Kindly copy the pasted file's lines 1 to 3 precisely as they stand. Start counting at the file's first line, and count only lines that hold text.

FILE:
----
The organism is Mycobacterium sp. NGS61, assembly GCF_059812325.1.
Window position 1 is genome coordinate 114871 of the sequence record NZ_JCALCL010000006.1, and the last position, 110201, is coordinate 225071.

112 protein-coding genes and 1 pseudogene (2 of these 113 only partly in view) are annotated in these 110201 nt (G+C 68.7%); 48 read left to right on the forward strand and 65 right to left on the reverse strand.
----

The organism is Mycobacterium sp. NGS61, assembly GCF_059812325.1.
Window position 1 is genome coordinate 114871 of the sequence record NZ_JCALCL010000006.1, and the last position, 110201, is coordinate 225071.

112 protein-coding genes and 1 pseudogene (2 of these 113 only partly in view) are annotated in these 110201 nt (G+C 68.7%); 48 read left to right on the forward strand and 65 right to left on the reverse strand.